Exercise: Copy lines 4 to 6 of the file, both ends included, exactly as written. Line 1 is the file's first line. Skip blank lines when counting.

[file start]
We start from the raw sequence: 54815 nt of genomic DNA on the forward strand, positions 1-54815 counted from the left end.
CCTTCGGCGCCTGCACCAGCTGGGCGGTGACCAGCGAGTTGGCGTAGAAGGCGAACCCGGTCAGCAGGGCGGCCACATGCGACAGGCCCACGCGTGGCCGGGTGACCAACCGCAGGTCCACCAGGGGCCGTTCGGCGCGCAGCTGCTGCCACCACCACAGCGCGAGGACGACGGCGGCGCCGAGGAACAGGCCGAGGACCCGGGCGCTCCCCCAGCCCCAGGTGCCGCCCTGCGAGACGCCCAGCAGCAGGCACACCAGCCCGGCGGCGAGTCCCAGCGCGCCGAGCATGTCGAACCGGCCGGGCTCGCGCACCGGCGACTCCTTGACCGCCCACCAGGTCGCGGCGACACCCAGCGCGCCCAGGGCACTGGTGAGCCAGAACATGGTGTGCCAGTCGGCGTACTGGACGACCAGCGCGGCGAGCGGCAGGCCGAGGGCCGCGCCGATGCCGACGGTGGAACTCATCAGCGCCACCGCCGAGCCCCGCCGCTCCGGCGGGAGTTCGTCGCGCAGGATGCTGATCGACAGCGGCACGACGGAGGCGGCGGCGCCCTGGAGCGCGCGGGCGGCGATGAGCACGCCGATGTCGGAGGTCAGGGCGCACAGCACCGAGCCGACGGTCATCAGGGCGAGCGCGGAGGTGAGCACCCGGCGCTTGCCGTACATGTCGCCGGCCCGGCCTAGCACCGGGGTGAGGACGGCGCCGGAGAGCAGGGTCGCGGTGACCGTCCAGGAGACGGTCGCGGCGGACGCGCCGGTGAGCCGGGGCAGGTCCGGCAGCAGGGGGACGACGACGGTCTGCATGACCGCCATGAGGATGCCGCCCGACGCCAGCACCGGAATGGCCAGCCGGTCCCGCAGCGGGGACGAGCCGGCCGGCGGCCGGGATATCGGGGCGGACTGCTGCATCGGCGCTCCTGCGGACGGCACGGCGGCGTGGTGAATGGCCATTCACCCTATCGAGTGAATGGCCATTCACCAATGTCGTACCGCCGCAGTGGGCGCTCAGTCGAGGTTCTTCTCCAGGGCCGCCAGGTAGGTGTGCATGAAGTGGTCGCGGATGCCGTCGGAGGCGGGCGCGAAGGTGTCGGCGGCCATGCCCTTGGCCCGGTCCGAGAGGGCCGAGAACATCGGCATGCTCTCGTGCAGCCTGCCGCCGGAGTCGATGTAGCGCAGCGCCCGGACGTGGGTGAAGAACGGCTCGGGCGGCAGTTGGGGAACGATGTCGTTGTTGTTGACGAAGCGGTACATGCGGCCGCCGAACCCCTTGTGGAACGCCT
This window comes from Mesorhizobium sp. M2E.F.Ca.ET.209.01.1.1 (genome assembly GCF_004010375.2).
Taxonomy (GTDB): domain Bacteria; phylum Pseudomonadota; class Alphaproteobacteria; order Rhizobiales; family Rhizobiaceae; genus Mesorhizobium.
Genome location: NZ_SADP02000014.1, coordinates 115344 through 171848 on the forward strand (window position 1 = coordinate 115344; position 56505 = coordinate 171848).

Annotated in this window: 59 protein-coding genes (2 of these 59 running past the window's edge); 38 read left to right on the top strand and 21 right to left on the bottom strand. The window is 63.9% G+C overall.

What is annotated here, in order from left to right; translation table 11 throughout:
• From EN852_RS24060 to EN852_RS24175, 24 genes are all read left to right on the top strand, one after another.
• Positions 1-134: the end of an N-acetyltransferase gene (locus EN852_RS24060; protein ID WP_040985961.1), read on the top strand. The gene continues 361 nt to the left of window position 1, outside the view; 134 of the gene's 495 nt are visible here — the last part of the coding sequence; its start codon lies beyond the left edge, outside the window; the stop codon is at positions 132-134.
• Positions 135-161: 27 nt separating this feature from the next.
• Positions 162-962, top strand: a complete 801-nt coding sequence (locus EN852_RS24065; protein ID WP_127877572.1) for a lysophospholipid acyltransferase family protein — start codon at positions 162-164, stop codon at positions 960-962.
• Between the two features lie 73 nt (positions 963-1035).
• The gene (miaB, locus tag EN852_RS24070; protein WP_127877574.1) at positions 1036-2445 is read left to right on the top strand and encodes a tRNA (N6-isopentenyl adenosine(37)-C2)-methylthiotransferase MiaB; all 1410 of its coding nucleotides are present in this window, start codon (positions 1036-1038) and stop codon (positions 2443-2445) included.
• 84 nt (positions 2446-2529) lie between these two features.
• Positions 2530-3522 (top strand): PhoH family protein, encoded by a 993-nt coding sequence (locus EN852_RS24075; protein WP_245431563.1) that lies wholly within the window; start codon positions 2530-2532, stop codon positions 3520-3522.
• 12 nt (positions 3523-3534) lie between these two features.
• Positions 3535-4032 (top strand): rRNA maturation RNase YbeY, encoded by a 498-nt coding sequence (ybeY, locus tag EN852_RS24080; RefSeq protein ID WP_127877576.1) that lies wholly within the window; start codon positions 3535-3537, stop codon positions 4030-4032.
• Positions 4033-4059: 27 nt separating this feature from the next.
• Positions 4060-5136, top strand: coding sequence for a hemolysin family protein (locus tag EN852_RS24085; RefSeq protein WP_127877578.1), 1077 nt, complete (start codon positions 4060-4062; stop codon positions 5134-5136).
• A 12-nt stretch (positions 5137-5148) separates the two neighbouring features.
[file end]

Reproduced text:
Taxonomy (GTDB): domain Bacteria; phylum Pseudomonadota; class Alphaproteobacteria; order Rhizobiales; family Rhizobiaceae; genus Mesorhizobium.
Genome location: NZ_SADP02000014.1, coordinates 115344 through 171848 on the forward strand (window position 1 = coordinate 115344; position 56505 = coordinate 171848).

Annotated in this window: 59 protein-coding genes (2 of these 59 running past the window's edge); 38 read left to right on the top strand and 21 right to left on the bottom strand. The window is 63.9% G+C overall.